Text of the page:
[messaging] Matrix.org: Decentralized group chat

Ximin Luo infinity0 at pwned.gg
Tue Mar 10 15:24:35 PDT 2015

On 10/03/15 21:39, Matthew Hodgson wrote:
> So in terms of state merge resolution: yes, this is obviously a hard 
> problem to get right.  Hopefully we haven't underestimated it.  The WIP 
> draft documentation for it is at 
> https://github.com/matrix-org/matrix-doc/blob/master/drafts/erikj_federation.rst#state-resolution.  
> Meanwhile the reference python server implementation actually implements 
> this, and hasn't exploded yet.

I haven't yet read the full thing, but this feels a bit naive. In a situation where your state can be said to have a "removal" operation, then the properties stated currently don't work.

   /   \
  /     \
{ab}   {bc}

The result of merging the two children should be {b}. Note that the history is important - if the parent state were different in the above case, e.g.:

   /   \
  /     \
{ab}   {bc}

then the merge result should be {abc} - i.e. the "time-reversed" form of the first case. "Removal" is abstract; I think this results applies for any state that can be said to admit "inverse" operations.

But perhaps you've architected your state such that "inverse operations" don't exist? (c.f. what Trevor said before about "If group membership can be added but not deleted, then merging is easy (union of group members).")

The "hash of event_id" feature also feels a bit ugly. Say an attacker wants to screw with things, then he can generate an event_id with a greater hash, and send it pointing to the older event. Why would he want to do this? I don't know, it depends on your application, but maybe he's not allowed to explicitly reverse an operation *after* it happens. (There is something in there about not admitting certain ban operations.) I don't know if there is a *specific* attack, but the general idea of "conflict resolution via arbitrary tie-breaking" is susceptible to such things. Do you have some arguments why this is N/A for your application?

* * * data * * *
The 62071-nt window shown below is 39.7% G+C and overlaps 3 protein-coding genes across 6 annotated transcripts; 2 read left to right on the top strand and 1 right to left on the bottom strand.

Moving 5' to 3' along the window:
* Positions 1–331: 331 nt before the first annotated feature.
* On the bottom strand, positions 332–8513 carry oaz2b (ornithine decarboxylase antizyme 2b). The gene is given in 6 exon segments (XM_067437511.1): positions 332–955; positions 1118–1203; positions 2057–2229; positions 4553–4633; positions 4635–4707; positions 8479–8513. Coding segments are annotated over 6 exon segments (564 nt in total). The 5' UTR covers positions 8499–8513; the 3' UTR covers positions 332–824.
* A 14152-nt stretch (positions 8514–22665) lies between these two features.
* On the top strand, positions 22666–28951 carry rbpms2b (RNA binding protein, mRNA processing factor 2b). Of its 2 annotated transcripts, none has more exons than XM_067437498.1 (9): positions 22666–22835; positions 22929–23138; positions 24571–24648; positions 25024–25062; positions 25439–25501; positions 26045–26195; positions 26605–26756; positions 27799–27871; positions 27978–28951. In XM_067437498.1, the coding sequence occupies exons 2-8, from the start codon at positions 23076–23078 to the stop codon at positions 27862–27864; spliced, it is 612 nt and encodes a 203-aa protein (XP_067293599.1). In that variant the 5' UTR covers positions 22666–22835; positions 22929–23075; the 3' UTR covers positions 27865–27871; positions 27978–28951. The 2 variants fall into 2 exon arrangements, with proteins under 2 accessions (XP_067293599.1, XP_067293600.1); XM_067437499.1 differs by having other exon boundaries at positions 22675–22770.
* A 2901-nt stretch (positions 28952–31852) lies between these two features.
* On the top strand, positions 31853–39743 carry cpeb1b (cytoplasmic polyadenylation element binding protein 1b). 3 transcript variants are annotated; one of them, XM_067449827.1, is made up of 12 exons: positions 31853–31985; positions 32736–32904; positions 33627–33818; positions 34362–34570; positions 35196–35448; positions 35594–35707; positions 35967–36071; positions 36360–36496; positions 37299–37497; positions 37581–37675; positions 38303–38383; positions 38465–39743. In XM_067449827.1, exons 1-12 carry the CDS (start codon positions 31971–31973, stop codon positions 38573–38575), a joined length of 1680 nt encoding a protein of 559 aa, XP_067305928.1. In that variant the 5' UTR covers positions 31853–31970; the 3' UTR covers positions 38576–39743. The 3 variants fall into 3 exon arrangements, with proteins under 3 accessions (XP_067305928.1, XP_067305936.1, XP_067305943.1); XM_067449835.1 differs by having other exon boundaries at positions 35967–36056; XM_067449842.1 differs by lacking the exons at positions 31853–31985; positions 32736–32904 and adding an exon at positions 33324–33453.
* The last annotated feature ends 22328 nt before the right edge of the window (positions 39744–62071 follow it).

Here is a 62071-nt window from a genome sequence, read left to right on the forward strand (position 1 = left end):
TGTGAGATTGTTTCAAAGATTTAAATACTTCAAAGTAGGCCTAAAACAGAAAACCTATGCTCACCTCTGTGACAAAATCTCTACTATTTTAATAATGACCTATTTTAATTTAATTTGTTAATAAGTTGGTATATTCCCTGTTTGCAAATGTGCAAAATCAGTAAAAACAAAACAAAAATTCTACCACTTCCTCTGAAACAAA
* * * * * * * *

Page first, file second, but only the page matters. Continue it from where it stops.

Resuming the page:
Also, what do you mean by "end-to-end encryption"? When more than 2 parties co-operate in a session, there are extra security properties we want like consistency, which is not "automatic" with a partial order since an attacker can always create two events attached to an older parent that "looks authentic" but then (with co-operation of the transport) delivers different events to different recipients.

Signing also interferes with the deniable-authentication of axolotl. But perhaps this isn't part of your threat model.



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